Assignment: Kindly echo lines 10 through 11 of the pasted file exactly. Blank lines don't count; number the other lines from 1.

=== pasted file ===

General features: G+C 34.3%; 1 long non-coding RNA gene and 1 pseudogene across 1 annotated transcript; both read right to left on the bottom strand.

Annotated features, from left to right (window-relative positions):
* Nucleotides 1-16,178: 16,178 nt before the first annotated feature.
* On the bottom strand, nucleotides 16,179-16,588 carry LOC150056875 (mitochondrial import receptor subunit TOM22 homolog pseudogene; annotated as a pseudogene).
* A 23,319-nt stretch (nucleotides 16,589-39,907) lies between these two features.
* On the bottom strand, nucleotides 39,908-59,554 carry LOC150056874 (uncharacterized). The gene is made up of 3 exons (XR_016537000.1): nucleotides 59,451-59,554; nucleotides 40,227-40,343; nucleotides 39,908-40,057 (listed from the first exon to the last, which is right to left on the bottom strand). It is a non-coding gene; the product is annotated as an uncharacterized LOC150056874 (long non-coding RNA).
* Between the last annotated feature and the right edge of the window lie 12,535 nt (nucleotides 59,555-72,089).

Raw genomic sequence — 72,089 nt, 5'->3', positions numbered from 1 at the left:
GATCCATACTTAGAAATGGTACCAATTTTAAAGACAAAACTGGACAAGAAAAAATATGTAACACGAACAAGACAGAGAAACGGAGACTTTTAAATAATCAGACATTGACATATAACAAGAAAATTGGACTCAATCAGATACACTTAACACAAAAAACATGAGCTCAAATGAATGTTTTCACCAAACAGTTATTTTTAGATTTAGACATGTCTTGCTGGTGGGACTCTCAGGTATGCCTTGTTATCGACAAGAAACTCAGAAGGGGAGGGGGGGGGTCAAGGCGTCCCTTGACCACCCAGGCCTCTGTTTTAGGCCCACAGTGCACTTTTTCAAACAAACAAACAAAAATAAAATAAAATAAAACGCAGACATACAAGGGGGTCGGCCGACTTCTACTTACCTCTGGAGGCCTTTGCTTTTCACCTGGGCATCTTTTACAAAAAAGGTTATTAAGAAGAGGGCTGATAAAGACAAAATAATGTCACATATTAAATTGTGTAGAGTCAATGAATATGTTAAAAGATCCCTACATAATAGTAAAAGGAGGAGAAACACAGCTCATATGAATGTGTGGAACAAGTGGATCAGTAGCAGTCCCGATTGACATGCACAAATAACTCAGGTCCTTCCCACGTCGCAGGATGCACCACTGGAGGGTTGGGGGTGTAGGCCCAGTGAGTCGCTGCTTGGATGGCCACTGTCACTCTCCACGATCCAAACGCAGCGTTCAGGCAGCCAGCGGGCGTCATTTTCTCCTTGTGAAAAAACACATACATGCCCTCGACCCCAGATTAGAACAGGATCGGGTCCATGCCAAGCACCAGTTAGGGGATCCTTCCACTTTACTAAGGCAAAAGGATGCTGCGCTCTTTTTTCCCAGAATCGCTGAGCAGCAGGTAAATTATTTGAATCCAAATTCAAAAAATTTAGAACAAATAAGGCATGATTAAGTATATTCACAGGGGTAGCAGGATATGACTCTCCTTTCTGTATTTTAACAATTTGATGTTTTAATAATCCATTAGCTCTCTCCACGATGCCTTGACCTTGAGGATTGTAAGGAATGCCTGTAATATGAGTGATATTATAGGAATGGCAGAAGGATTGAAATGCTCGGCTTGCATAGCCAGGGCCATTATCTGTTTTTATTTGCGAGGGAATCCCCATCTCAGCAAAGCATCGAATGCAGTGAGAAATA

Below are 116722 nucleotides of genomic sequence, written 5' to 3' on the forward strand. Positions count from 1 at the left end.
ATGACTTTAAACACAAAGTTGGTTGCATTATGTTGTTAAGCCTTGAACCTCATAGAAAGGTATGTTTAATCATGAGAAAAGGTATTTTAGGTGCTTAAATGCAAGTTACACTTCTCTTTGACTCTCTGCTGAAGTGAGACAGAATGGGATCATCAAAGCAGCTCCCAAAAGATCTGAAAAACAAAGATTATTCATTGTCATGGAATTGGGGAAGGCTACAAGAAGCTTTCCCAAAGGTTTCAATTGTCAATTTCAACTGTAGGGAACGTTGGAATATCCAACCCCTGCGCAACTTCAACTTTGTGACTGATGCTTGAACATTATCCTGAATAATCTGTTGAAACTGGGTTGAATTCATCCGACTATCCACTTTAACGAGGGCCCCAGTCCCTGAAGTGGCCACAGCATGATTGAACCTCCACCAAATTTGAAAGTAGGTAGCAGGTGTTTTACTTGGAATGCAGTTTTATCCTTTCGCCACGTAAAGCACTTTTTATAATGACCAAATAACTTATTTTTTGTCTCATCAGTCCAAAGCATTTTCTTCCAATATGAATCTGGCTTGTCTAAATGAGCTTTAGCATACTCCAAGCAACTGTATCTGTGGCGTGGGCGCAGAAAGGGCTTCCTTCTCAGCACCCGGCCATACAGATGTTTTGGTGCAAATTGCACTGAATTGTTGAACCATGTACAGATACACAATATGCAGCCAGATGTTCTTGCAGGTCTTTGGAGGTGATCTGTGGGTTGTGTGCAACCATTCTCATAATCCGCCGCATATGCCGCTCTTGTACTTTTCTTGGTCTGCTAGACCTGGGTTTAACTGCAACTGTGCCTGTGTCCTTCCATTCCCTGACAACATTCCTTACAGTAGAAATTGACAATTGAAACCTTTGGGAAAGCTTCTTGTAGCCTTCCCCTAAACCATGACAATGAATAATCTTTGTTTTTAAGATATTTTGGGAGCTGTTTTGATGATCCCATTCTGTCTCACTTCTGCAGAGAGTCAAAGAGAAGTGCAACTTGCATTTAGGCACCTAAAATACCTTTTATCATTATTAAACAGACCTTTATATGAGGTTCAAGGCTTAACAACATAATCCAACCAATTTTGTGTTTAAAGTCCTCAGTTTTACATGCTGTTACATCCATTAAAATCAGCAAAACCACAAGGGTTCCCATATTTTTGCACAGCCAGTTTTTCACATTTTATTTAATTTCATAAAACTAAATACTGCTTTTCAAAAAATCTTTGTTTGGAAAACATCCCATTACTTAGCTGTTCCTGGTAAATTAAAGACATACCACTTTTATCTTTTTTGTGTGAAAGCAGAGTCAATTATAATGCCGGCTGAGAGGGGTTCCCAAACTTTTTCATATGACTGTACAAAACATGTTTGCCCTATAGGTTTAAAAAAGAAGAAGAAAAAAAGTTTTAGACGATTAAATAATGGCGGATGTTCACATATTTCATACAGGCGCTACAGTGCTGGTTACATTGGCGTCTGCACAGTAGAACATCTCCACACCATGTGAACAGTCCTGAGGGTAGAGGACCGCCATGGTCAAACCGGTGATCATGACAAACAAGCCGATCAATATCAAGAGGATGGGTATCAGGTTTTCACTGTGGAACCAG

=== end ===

Below are 116722 nucleotides of genomic sequence, written 5' to 3' on the forward strand. Positions count from 1 at the left end.
ATGACTTTAAACACAAAGTTGGTTGCATTATGTTGTTAAGCCTTGAACCTCATAGAAAGGTATGTTTAATCATGAGAAAAGGTATTTTAGGTGCTTAAATGCAAGTTACACTTCTCTTTGACTCTCTGCTGAAGTGAGACAGAATGGGATCATCAAAGCAGCTCCCAAAAGATCTGAAAAACAAAGATTATTCATTGTCATGGAATTGGGGAAGGCTACAAGAAGCTTTCCCAAAGGTTTCAATTGTCAATTTCAACTGTAGGGAACGTTGGAATATCCAACCCCTGCGCAACTTCAACTTTGTGACTGATGCTTGAACATTATCCTGAATAATCTGTTGAAACTGGGTTGAATTCATCCGACTATCCACTTTAACGAGGGCCCCAGTCCCTGAAGTGGCCACAGCATGATTGAACCTCCACCAAATTTGAAAGTAGGTAGCAGGTGTTTTACTTGGAATGCAGTTTTATCCTTTCGCCACGTAAAGCACTTTTTATAATGACCAAATAACTTATTTTTTGTCTCATCAGTCCAAAGCATTTTCTTCCAATATGAATCTGGCTTGTCTAAATGAGCTTTAGCATACTCCAAGCAACTGTATCTGTGGCGTGGGCGCAGAAAGGGCTTCCTTCTCAGCACCCGGCCATACAGATGTTTTGGTGCAAATTGCACTGAATTGTTGAACCATGTACAGATACACAATATGCAGCCAGATGTTCTTGCAGGTCTTTGGAGGTGATCTGTGGGTTGTGTGCAACCATTCTCATAATCCGCCGCATATGCCGCTCTTGTACTTTTCTTGGTCTGCTAGACCTGGGTTTAACTGCAACTGTGCCTGTGTCCTTCCATTCCCTGACAACATTCCTTACAGTAGAAATTGACAATTGAAACCTTTGGGAAAGCTTCTTGTAGCCTTCCCCTAAACCATGACAATGAATAATCTTTGTTTTTAAGATATTTTGGGAGCTGTTTTGATGATCCCATTCTGTCTCACTTCTGCAGAGAGTCAAAGAGAAGTGCAACTTGCATTTAGGCACCTAAAATACCTTTTATCATTATTAAACAGACCTTTATATGAGGTTCAAGGCTTAACAACATAATCCAACCAATTTTGTGTTTAAAGTCCTCAGTTTTACATGCTGTTACATCCATTAAAATCAGCAAAACCACAAGGGTTCCCATATTTTTGCACAGCCAGTTTTTCACATTTTATTTAATTTCATAAAACTAAATACTGCTTTTCAAAAAATCTTTGTTTGGAAAACATCCCATTACTTAGCTGTTCCTGGTAAATTAAAGACATACCACTTTTATCTTTTTTGTGTGAAAGCAGAGTCAATTATAATGCCGGCTGAGAGGGGTTCCCAAACTTTTTCATATGACTGTACAAAACATGTTTGCCCTATAGGTTTAAAAAAGAAGAAGAAAAAAAGTTTTAGACGATTAAATAATGGCGGATGTTCACATATTTCATACAGGCGCTACAGTGCTGGTTACATTGGCGTCTGCACAGTAGAACATCTCCACACCATGTGAACAGTCCTGAGGGTAGAGGACCGCCATGGTCAAACCGGTGATCATGACAAACAAGCCGATCAATATCAAGAGGATGGGTATCAGGTTTTCACTGTGGAACCAG